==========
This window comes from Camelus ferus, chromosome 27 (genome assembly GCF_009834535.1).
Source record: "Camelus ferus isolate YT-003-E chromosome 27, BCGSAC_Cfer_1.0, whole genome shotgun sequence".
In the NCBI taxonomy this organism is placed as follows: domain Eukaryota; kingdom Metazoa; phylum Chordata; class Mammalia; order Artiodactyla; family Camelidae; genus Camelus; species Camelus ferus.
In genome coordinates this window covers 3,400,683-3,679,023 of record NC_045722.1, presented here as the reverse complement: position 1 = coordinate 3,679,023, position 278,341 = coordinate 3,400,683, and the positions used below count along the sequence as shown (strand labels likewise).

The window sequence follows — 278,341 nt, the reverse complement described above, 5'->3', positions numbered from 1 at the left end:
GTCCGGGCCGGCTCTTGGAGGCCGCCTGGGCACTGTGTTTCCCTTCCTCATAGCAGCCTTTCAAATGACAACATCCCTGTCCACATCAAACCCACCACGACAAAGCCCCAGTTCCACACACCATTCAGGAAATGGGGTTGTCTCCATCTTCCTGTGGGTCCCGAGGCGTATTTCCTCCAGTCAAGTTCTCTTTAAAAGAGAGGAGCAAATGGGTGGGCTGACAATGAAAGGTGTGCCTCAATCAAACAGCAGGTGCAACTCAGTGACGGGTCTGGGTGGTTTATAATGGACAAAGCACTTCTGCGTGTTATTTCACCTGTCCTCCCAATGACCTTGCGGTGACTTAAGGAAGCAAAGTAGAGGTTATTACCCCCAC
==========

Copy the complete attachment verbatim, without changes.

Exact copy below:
This window comes from Camelus ferus, chromosome 27 (genome assembly GCF_009834535.1).
Source record: "Camelus ferus isolate YT-003-E chromosome 27, BCGSAC_Cfer_1.0, whole genome shotgun sequence".
In the NCBI taxonomy this organism is placed as follows: domain Eukaryota; kingdom Metazoa; phylum Chordata; class Mammalia; order Artiodactyla; family Camelidae; genus Camelus; species Camelus ferus.
In genome coordinates this window covers 3,400,683-3,679,023 of record NC_045722.1, presented here as the reverse complement: position 1 = coordinate 3,679,023, position 278,341 = coordinate 3,400,683, and the positions used below count along the sequence as shown (strand labels likewise).

The window sequence follows — 278,341 nt, the reverse complement described above, 5'->3', positions numbered from 1 at the left end:
GTCCGGGCCGGCTCTTGGAGGCCGCCTGGGCACTGTGTTTCCCTTCCTCATAGCAGCCTTTCAAATGACAACATCCCTGTCCACATCAAACCCACCACGACAAAGCCCCAGTTCCACACACCATTCAGGAAATGGGGTTGTCTCCATCTTCCTGTGGGTCCCGAGGCGTATTTCCTCCAGTCAAGTTCTCTTTAAAAGAGAGGAGCAAATGGGTGGGCTGACAATGAAAGGTGTGCCTCAATCAAACAGCAGGTGCAACTCAGTGACGGGTCTGGGTGGTTTATAATGGACAAAGCACTTCTGCGTGTTATTTCACCTGTCCTCCCAATGACCTTGCGGTGACTTAAGGAAGCAAAGTAGAGGTTATTACCCCCAC